HIV FAQs: Why Does Our Pediatrician Ask If Our Child Has Been Around Someone with HIV?


Shannon Dingle explains the underlying reason why your doctor is concerned about whether your child has been around someone with HIV.

The following question required a bit of research on my part and a really helpful conversation with our pediatrician:

At my child's last well check, I was filling out all the lists of questions and one was "Has your child been exposed to anyone with HIV?" I paused for a moment because we go to church with you and I am pretty sure two of my kids share classes with your newest kids. So I know there is a large chance one of my kids is "exposed." I have read your posts about the rest of your family being safe, exposure is not dangerous and I believe you. So I guess my question is why is the pediatrician using this language? Is it ignorance on their part? If I said yes, my child is around someone with HIV, would the doctor treat my child differently?

Nope, not ignorance. (That was my first guess, and I was wrong.) They're actually asking a completely different question than you think they're asking.

The American Academy of Pediatrics is concerned - and rightly so - about an increase in Tuberculosis cases in the US and the risk that poses to children. Therefore, every year your pediatrician is supposed to have you answer some screening questions to determine if your child might have been exposed to TB, in which case a TB skin test would be placed to make sure your child is TB free.

(Tuberculosis infection can be active - that is, symptomatic - or latent - that is, dormant. So if your child was exposed to TB, like I was at Zoe's hospital in Taiwan, he or she might have no symptoms yet but might still have a positive TB skin test, like I did when we got our physicals done to be approved for our Ugandan adoption.)

People with HIV are at a much, much higher risk of having TB and at a much, much higher risk of spreading TB if they have it. That's because they're probably not going to have a latent infection for long; given immune system deficiencies, TB is much more likely to become active, especially if HIV is unchecked and untreated.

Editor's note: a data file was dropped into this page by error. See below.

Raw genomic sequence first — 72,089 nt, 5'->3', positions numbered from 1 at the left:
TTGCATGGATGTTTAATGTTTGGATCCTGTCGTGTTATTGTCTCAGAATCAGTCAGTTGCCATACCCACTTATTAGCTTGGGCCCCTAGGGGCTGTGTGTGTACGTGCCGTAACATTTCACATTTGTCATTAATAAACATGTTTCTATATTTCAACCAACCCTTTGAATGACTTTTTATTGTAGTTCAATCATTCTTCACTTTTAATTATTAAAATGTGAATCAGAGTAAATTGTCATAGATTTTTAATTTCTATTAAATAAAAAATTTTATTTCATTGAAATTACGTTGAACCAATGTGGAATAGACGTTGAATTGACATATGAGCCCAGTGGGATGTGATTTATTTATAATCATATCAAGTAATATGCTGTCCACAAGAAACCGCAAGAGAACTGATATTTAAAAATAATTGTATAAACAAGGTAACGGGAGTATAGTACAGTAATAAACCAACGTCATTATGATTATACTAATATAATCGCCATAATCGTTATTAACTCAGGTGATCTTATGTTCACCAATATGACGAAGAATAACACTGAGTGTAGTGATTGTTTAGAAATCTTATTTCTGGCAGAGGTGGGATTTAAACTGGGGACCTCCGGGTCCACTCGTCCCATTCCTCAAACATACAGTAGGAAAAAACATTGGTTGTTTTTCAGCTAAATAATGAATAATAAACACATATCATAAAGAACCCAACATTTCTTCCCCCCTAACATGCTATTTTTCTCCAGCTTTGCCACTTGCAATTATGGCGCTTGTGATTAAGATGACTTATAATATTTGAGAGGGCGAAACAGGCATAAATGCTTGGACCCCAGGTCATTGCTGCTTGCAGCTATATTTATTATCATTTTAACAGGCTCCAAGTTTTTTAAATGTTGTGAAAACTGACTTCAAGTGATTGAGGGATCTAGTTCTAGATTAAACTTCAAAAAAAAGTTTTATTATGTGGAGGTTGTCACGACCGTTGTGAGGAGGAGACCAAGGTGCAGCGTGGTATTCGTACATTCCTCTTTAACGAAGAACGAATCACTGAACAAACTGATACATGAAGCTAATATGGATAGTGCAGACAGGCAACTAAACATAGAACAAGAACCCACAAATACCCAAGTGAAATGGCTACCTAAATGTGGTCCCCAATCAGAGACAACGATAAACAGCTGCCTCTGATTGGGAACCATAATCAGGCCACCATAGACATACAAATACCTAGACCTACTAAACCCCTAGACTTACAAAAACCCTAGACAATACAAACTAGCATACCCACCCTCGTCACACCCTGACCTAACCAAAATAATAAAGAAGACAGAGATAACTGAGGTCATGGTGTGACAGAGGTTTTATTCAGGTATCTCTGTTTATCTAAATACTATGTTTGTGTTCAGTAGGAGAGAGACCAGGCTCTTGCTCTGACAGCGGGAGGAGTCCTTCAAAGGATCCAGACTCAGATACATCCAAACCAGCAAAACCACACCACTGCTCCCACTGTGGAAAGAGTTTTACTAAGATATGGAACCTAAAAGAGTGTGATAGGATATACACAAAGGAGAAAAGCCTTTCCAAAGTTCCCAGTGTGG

If you say yes to the question, your doc will ask some follow-up questions, like "Do you know if the person with HIV is being treated for HIV?" and "Does he/she seem visibly ill, particularly with a productive cough?" It's a subjective decision, but based on your answers, you and your pediatrician might decide to do a TB skin test, just to be safe.

That's the only thing that would be different in how you or your child was treated.

For us, because our pediatrician knows our child's HIV treatment plan and health status, we just have TB tests each year for the child who is HIV+. There is no medical reason, unless one of those tests comes back positive, for any of the other five to get TB tests.

(In other words, if our kids don't need TB testing, yours don't either.)

All that to say, your doctor isn't really concerned about whether or not your child is around someone with HIV. She's concerned about whether or not your child might be around someone who might have undiagnosed or untreated TB.

But if he asked, "Has your child been around someone who might have undiagnosed or untreated TB?," you'd probably say, "How would I know that?"

Then the doctor would say, "Well, have you been around anyone in prison or recently incarcerated? Anyone with HIV? Anyone who has recently been out of the country?"

To save y'all time, they just skip the real question and ask the risk questions instead.

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